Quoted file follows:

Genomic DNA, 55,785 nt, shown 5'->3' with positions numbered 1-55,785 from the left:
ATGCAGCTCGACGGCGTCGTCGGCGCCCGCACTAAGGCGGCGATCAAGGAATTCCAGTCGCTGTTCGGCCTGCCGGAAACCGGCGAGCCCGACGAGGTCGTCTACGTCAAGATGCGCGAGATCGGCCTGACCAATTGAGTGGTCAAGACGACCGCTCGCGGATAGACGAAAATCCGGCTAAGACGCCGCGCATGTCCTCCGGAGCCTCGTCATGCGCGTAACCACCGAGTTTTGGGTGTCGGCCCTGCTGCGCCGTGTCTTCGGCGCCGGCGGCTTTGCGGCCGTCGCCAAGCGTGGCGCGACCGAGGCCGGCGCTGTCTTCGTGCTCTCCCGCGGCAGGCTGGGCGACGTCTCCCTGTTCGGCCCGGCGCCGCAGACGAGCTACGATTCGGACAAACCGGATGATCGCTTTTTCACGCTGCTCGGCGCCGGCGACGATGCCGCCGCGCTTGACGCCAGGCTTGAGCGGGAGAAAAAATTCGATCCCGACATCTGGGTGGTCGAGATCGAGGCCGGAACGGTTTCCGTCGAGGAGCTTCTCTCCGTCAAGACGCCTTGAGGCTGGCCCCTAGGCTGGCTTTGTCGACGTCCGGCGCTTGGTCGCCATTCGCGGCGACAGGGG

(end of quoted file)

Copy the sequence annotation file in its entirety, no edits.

Genomic DNA, 55,785 nt, shown 5'->3' with positions numbered 1-55,785 from the left:
ATGCAGCTCGACGGCGTCGTCGGCGCCCGCACTAAGGCGGCGATCAAGGAATTCCAGTCGCTGTTCGGCCTGCCGGAAACCGGCGAGCCCGACGAGGTCGTCTACGTCAAGATGCGCGAGATCGGCCTGACCAATTGAGTGGTCAAGACGACCGCTCGCGGATAGACGAAAATCCGGCTAAGACGCCGCGCATGTCCTCCGGAGCCTCGTCATGCGCGTAACCACCGAGTTTTGGGTGTCGGCCCTGCTGCGCCGTGTCTTCGGCGCCGGCGGCTTTGCGGCCGTCGCCAAGCGTGGCGCGACCGAGGCCGGCGCTGTCTTCGTGCTCTCCCGCGGCAGGCTGGGCGACGTCTCCCTGTTCGGCCCGGCGCCGCAGACGAGCTACGATTCGGACAAACCGGATGATCGCTTTTTCACGCTGCTCGGCGCCGGCGACGATGCCGCCGCGCTTGACGCCAGGCTTGAGCGGGAGAAAAAATTCGATCCCGACATCTGGGTGGTCGAGATCGAGGCCGGAACGGTTTCCGTCGAGGAGCTTCTCTCCGTCAAGACGCCTTGAGGCTGGCCCCTAGGCTGGCTTTGTCGACGTCCGGCGCTTGGTCGCCATTCGCGGCGACAGGGG